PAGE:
Franklin County, MS

American History & Genealogy Project

Homochitto Forest History

 

The Homochitto National Forest was established in 1936 as the first National Forest in Mississippi. The Forest was named for the Homochitto River, an Indian name for "Big Red River". France, England, Spain, and the United States strongly influenced the area of land around what is now the Homochitto National Forest. It operated as a single district until 1952, then was divided into two Ranger Districts, the Bude and the Homochitto.

The Homochitto National Forest is located in southwest Mississippi east of Natchez and west of McComb. It is also 60 miles south of Jackson and about 60 miles north of Baton Rouge, La. The major travel routes accessing the Forest are US Highway 84 and 98, and State Highways 28, 33, 550, 551, and 563.

The Forest, consisting of approximately 189,000 acres, hosts a number of resources. The Homochitto is one of the leading timber-producing National Forests in the south. For nearly 50 years, exploration for oil and gas has taken place on this Forest. About 86 percent of the producing wells on National Forest land in Mississippi come from the Homochitto.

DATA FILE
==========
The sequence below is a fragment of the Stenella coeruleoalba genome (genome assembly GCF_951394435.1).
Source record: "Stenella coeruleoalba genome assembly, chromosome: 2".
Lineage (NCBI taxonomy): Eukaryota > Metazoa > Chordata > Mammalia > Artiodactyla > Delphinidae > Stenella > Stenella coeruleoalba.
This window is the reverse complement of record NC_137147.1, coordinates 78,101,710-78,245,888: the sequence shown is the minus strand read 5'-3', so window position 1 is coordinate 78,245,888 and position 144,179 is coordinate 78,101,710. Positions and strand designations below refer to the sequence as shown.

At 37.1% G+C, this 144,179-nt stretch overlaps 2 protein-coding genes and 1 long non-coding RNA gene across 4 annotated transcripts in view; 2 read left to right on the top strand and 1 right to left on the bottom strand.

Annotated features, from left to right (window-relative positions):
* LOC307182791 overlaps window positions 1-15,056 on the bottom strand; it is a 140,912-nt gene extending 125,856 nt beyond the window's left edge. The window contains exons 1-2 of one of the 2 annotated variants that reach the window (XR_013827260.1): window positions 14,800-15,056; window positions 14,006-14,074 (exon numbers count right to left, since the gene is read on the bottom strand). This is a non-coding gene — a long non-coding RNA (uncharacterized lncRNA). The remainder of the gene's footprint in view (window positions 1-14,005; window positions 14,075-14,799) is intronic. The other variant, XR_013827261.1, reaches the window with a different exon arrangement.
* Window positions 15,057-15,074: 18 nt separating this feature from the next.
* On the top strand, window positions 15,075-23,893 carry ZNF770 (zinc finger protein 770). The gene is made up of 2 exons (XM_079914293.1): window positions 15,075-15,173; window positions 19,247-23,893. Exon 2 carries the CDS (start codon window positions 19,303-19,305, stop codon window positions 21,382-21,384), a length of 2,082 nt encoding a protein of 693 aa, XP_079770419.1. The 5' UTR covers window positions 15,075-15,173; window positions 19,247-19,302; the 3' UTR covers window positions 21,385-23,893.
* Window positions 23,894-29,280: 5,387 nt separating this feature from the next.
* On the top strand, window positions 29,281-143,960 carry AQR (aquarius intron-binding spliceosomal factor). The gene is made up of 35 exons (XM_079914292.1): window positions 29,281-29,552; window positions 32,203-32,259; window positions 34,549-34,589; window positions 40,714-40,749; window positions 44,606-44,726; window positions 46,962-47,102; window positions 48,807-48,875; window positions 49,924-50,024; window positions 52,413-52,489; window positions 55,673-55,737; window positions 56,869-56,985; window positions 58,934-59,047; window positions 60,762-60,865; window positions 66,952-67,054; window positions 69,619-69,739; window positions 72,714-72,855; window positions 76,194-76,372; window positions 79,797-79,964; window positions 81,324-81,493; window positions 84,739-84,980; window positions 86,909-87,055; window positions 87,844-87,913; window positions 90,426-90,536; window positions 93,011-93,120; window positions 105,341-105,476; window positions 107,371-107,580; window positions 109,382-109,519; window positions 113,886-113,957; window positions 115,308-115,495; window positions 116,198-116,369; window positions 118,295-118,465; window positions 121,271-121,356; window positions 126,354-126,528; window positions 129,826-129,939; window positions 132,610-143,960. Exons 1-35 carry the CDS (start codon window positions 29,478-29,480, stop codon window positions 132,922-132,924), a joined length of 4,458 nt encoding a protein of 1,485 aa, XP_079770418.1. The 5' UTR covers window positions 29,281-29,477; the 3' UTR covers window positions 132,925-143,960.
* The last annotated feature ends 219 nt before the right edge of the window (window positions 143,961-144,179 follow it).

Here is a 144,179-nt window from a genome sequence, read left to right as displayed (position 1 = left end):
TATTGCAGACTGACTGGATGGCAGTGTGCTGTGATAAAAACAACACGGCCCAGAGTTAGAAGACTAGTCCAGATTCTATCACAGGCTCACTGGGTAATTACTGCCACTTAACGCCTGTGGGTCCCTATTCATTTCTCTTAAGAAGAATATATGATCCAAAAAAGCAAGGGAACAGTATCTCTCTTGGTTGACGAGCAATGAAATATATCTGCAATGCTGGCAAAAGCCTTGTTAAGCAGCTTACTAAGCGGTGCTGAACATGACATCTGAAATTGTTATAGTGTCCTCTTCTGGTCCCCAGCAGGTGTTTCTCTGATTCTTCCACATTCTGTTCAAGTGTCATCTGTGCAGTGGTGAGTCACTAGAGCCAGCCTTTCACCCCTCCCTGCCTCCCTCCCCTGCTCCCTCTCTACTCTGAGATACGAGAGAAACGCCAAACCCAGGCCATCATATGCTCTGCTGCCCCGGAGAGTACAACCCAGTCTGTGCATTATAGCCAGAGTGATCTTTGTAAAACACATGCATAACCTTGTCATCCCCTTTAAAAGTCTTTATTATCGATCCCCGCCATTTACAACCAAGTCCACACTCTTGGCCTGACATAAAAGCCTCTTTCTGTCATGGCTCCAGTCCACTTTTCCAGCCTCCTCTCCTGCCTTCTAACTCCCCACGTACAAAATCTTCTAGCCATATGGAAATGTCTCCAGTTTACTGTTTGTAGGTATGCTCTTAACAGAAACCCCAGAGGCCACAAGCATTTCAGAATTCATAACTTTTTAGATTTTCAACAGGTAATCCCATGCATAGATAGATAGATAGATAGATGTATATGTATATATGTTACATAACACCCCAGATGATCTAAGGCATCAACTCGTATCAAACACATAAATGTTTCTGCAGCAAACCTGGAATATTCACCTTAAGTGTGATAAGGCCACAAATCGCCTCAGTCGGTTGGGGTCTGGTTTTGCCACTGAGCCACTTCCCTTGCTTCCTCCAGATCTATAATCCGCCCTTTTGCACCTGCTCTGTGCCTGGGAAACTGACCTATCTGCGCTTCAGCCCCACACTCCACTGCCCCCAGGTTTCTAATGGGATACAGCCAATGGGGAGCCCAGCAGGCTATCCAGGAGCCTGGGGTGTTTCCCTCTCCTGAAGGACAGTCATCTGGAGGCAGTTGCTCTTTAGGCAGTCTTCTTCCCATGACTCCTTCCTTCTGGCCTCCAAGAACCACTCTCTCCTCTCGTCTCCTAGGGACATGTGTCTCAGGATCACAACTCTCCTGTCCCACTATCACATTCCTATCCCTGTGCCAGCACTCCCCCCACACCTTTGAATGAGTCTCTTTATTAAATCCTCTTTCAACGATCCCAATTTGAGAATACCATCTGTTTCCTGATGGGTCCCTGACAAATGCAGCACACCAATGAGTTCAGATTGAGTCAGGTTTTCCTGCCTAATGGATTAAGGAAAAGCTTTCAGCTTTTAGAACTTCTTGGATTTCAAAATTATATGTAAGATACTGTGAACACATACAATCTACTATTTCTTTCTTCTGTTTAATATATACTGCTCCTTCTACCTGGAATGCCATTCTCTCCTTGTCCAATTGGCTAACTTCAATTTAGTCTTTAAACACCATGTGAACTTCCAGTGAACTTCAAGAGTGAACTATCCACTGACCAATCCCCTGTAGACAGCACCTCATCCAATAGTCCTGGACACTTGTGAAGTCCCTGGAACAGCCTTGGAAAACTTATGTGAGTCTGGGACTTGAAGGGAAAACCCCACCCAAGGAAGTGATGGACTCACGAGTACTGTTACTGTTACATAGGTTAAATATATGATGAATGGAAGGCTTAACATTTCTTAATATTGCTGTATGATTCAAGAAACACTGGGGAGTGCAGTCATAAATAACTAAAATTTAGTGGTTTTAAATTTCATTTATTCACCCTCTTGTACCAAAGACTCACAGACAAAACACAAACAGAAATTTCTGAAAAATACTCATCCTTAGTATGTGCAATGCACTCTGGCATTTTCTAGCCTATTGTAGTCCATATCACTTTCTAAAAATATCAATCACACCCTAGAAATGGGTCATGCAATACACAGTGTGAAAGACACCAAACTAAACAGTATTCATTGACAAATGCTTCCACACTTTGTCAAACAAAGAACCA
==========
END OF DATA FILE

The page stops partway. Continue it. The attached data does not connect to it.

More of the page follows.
The Community Center Pavilion at Clear Springs Lake near Roxie is on the list of National Historic Places.

It was built by the Civilian Conservation Corps and is built entirely of hand-hewn logs and hand-split wooden shingles.  It is a simply stunning building and is in use almost every weekend for community activities such as wedding receptions, birthday parties, family reunions and group picnics.

 

 

2002-2005 by for  the  American History & Genealogy Project

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